Founders Lindsey Peoples Wagner (left) and Sandrine Charles.
For as long as most of us can remember, the fashion industry has remained overwhelmingly dominated by white executives, board members, editors, art directors, stylists, models, and more. Over the years, there have been countless movements, articles, and challenges to the status quo, driven in large part by employees and consumers who have tired of images and campaigns that do not reflect how diverse society actually is. For the most part, the majority of these call-to-action movements have only lasted for a season or two. Until now.
In June of this year, The Black in Fashion Council was established in response to just that. Comprised of editors, models, stylists, and more who work within the fashion industry, the council calls on brands and companies to push for real change, rather than performative actions posted on social media. Below, find information on the council and what its members hope to accomplish, including those who are leading the efforts in the fight for equality.
The mission of The Black in Fashion Council is “to represent and secure the advancement of black individuals in the fashion and beauty industry.” Founded by Lindsay Peoples Wagner, the editor-in-chief of Teen Vogue, and Sandrine Charles, the owner of Sandrine Charles Consulting, the council has also enlisted the support of the Human Rights Campaign, with a goal of establishing an equality index score that will be used to hold brands accountable. A yearly report will be produced by the council to track the work of member companies, all who are required to sign a three-year commitment.
The council hopes for brands to strive towards increasing their representation of black employees at all levels, pushing especially for an increase of black executives and editors, who often do not make up a large share of senior positions. In addition, a digital directory of black fashion brands and beauty professionals will be created, with the hope that this becomes a go-to staple for industry leaders when searching for talent and more.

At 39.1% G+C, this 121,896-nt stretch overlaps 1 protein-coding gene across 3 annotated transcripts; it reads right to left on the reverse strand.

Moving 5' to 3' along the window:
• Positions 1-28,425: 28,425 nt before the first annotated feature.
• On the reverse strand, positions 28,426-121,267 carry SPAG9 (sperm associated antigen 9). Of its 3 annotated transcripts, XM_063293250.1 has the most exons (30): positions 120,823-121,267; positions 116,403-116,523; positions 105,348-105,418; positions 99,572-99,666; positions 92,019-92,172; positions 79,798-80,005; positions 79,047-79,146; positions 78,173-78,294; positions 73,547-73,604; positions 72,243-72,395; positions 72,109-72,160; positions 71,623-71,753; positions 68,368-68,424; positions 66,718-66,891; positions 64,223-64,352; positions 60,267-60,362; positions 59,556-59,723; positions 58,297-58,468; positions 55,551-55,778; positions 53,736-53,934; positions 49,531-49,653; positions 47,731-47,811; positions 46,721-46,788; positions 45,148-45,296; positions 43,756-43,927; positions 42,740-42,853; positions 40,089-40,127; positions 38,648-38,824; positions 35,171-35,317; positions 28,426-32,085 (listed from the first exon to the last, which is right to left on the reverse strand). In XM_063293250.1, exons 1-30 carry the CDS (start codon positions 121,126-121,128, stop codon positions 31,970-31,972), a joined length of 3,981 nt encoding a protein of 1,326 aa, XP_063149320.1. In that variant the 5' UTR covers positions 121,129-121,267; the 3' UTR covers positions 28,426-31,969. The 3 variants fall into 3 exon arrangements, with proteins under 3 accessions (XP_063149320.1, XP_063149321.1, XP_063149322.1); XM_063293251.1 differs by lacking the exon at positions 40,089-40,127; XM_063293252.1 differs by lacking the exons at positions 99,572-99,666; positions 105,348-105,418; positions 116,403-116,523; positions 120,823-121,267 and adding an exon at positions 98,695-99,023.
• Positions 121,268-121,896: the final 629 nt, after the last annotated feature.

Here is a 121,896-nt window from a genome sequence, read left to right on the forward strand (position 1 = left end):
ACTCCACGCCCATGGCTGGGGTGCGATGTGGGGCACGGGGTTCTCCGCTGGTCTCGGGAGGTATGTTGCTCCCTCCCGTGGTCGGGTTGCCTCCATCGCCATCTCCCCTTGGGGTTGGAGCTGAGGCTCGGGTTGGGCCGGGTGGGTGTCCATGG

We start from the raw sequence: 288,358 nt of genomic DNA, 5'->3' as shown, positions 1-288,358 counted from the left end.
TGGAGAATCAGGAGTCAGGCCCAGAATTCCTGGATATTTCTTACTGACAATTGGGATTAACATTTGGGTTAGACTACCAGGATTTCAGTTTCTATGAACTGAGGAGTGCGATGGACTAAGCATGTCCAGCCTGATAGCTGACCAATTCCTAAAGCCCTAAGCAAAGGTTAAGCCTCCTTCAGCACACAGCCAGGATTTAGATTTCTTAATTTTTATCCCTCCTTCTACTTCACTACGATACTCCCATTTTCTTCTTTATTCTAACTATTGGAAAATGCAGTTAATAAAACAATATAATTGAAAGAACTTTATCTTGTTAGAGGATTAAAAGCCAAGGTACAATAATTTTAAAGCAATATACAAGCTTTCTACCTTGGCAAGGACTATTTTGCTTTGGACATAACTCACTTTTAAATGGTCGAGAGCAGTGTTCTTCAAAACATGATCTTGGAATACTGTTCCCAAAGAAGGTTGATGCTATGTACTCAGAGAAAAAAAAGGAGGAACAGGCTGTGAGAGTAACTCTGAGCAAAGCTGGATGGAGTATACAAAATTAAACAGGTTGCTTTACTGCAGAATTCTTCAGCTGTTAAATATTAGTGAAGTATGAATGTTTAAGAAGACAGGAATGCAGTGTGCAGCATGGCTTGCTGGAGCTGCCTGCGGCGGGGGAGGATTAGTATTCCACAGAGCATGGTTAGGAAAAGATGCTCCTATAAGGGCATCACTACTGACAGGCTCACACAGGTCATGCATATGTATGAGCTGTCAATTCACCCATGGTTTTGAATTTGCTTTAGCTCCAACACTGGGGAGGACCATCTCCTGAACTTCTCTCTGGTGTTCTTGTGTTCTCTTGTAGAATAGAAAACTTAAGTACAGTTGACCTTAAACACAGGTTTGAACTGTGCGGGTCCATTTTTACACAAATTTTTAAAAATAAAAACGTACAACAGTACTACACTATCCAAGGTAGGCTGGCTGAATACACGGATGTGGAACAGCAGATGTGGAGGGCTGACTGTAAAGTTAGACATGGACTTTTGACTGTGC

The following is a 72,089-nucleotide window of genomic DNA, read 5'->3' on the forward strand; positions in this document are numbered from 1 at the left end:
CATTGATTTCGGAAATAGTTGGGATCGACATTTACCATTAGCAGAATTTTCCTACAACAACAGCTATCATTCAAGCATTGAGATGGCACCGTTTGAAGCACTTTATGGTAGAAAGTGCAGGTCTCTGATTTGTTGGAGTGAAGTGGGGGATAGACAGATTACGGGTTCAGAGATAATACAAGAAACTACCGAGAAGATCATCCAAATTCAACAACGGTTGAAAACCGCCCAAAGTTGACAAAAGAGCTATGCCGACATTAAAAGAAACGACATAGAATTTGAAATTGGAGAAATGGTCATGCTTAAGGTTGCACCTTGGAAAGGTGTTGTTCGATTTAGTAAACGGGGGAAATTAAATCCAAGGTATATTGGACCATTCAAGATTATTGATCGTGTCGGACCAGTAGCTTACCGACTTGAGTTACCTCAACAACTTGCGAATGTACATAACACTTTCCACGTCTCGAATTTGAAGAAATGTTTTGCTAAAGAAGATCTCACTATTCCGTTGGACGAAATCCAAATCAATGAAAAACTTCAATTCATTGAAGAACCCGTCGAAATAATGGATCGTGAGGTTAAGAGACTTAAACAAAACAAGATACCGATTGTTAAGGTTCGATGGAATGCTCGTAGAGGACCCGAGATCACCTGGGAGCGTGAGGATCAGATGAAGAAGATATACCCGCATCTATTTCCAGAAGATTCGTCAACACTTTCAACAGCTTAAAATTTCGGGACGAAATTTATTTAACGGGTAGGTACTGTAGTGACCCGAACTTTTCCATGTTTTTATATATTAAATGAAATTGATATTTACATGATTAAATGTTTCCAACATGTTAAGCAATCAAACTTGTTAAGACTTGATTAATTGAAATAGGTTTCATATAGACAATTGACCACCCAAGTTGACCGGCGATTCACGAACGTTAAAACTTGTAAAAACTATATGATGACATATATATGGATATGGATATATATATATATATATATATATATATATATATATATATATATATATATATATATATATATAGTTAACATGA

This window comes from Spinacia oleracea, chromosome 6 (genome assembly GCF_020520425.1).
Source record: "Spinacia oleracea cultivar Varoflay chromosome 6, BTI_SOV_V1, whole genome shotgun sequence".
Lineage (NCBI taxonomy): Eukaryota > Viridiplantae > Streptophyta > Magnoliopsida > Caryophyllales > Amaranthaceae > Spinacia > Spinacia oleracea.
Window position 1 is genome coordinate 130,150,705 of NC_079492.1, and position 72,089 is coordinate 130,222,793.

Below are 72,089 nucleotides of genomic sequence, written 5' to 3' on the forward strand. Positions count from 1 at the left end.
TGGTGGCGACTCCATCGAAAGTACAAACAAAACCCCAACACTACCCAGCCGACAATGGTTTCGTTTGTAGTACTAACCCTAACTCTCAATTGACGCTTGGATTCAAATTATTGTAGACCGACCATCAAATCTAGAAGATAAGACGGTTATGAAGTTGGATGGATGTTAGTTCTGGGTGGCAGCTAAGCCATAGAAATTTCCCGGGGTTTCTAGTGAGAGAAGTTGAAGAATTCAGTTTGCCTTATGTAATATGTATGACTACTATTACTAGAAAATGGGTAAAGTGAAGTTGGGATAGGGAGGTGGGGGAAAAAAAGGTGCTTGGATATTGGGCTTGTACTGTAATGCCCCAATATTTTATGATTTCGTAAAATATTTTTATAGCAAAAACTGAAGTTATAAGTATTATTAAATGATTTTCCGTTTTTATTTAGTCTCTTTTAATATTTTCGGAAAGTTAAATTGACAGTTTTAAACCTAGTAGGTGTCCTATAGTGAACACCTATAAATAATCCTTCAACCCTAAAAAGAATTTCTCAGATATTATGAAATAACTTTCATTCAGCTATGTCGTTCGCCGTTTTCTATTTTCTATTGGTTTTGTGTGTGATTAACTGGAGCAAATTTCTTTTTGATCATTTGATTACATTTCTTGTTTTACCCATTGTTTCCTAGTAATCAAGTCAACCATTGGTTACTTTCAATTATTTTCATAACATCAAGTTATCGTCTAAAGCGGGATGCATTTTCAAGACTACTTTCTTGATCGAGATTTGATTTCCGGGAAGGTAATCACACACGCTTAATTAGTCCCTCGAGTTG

The council is comprised of leading figures within the fashion industry. As mentioned, it is led by Peoples Wagner and Charles. To supplement this, categories helmed by industry leaders make up the rest of the council, which is at 400 members currently. This includes Nikki Ogunnaike of GQ, Tiffany Reid of Bustle Digital Group, Antoine Phillips at Gucci, Candace Stewart at Prada, Fe Noel, Anifa Mvuemba, Hanifa, Jason Rembert of Aliette, Shiona Turini, among many others. Each of these members will head up specific groups, including media, corporate brand, emerging brand, retail, beauty, styling, talent, education, and model representation.
Peoples Wagner hopes that the Black in Fashion Council will move past “cancel culture,” which has in recent years grown in movement, largely due to social media. Instead, the council hopes for “accountability culture,” which allows members to give brands a progress report, as well as access and resources to advisors and ways to improve. This creates an environment that lends itself to a stronger future, where systems will inevitably have to be torn down before they can be built together, and correctly.
For Sandrine Charles, “Our experiences are heartbreaking,” she told GMA3. “That moves us to bridge these gaps between the narratives that we know and have seen, as we want to make longterm and sustainable change.” Focusing on ways to increase this includes creating a collaborative collection of black fashion, beauty industry stakeholders, leaders, and creators, with a mission to represent and secure the advancement of black individuals moving forward.
The council acknowledges that change doesn’t happen overnight, which is part of the reasoning behind mandatory three-year commitments. With hopes for the website to launch this month, those who are interested in participating can sign up for email updates and news. It’s clear that 2020 is the year of profound change as we know it, shaking up ideals and ways of life that were for too long set in stone. Real change is on its way.